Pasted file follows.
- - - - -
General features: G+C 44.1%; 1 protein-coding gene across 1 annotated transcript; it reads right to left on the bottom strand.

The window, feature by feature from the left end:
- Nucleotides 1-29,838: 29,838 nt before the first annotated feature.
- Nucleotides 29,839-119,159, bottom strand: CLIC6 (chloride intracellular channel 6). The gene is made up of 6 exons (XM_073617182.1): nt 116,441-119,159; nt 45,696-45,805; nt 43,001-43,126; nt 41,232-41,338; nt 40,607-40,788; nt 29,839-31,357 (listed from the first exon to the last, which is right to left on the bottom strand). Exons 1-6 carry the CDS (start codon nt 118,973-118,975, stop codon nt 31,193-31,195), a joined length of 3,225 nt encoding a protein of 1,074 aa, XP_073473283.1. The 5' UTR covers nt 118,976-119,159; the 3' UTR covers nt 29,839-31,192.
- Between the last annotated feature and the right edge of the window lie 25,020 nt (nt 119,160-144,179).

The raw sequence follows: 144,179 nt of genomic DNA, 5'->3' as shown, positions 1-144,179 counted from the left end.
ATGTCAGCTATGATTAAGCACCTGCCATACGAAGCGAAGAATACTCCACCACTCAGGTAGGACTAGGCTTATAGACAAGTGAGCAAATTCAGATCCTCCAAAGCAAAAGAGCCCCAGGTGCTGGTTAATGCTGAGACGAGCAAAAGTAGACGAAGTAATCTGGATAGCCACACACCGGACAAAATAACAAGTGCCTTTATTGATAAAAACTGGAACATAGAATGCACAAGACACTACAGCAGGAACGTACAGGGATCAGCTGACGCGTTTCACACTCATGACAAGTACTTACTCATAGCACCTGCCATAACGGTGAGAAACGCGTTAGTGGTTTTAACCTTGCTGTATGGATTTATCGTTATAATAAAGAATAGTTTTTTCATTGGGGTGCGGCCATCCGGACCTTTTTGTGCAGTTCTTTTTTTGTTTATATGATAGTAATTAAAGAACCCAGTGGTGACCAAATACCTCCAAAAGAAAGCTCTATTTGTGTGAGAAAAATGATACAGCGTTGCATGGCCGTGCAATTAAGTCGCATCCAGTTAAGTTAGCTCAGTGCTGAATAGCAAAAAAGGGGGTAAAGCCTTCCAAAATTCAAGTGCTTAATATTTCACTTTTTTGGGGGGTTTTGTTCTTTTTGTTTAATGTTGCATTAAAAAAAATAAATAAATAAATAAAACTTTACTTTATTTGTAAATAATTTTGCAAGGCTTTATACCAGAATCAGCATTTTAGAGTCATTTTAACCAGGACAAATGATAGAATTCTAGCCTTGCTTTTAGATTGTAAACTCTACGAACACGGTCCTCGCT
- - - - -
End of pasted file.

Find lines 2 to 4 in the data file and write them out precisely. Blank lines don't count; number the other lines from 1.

The window, feature by feature from the left end:
- Nucleotides 1-29,838: 29,838 nt before the first annotated feature.
- Nucleotides 29,839-119,159, bottom strand: CLIC6 (chloride intracellular channel 6). The gene is made up of 6 exons (XM_073617182.1): nt 116,441-119,159; nt 45,696-45,805; nt 43,001-43,126; nt 41,232-41,338; nt 40,607-40,788; nt 29,839-31,357 (listed from the first exon to the last, which is right to left on the bottom strand). Exons 1-6 carry the CDS (start codon nt 118,973-118,975, stop codon nt 31,193-31,195), a joined length of 3,225 nt encoding a protein of 1,074 aa, XP_073473283.1. The 5' UTR covers nt 118,976-119,159; the 3' UTR covers nt 29,839-31,192.